30 November 2021, Tuesday | 02:53pm

BNM says in final stages of developing digital banking licensing framework

2020-12-04

KUALA LUMPUR (Dec 4): Bank Negara Malaysia (BNM) is in the final stages of developing the licensing framework for digital banking, which the central bank envisions can enhance access to affordable and quality financial solutions, particularly for the underserved and hard-to-reach market segments, according to Assistant Governor Adnan Zaylani Mohamad Zahid.

Adnan Zaylani said that from BNM's sandbox experience, the central bank also observes similar digital alternatives and solutions being developed in the insurance and takaful sector.

"Our shift towards e-payments has also been sustained, with a 47% increase in the volume of transactions made through internet and mobile banking, and a 260% increase in active e-wallet users between August 2019 and 2020.

"Furthermore, good progress has been made in enabling the interoperability of e-wallet services offered by banks and non-bank e-money issuers. Looking ahead, BNM will continue to focus on fostering well-designed regulations to facilitate digitalisation and innovation in financial services.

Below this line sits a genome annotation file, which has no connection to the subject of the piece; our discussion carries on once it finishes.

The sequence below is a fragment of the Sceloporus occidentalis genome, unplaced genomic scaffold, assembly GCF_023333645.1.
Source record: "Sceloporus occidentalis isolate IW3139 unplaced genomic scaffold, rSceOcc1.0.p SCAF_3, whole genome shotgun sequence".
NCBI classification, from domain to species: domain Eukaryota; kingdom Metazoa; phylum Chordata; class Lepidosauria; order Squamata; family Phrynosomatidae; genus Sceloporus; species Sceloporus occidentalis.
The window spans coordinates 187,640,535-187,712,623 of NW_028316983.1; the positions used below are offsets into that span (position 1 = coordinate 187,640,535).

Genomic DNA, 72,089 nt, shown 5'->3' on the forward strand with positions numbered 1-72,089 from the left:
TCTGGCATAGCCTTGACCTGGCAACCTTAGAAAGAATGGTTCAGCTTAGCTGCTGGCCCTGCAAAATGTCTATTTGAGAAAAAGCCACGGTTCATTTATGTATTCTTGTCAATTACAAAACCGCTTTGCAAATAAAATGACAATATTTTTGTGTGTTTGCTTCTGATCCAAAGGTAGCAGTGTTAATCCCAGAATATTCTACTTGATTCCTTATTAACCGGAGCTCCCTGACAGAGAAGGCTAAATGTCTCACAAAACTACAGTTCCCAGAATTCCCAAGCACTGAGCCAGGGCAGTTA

"All these efforts are intended to support the financial services industry's acceleration in its transition to an age of digitalisation and innovation. We have high hopes for Islamic finance to capitalise on this," he said in his opening speech at the third Islamic Fintech Dialogue on Tuesday.

Adnan Zaylan's speech is, however, available on BNM's website since yesterday.

He said that right now, digitalisation is riding on the coat-tails of the Covid-19 pandemic crisis and that with social distancing and travel restrictions, anything that can be done online or virtually is being done so.

"There is no option for financial institutions but to be able to deliver and ensure the integrity of their services — banking, payments, insurance or takaful, in dealing with customers — digitally or online during these times. The road is thus wide open for fintech.

"In a not so distant future, we can expect that fintech will be part of the mainstream, perhaps even becoming the primary mode of delivery for financial services, no longer requiring strategising and planning on how we could fully embrace it in conferences and dialogues like we will be doing today," he said.

Source: The Edge Markets

 

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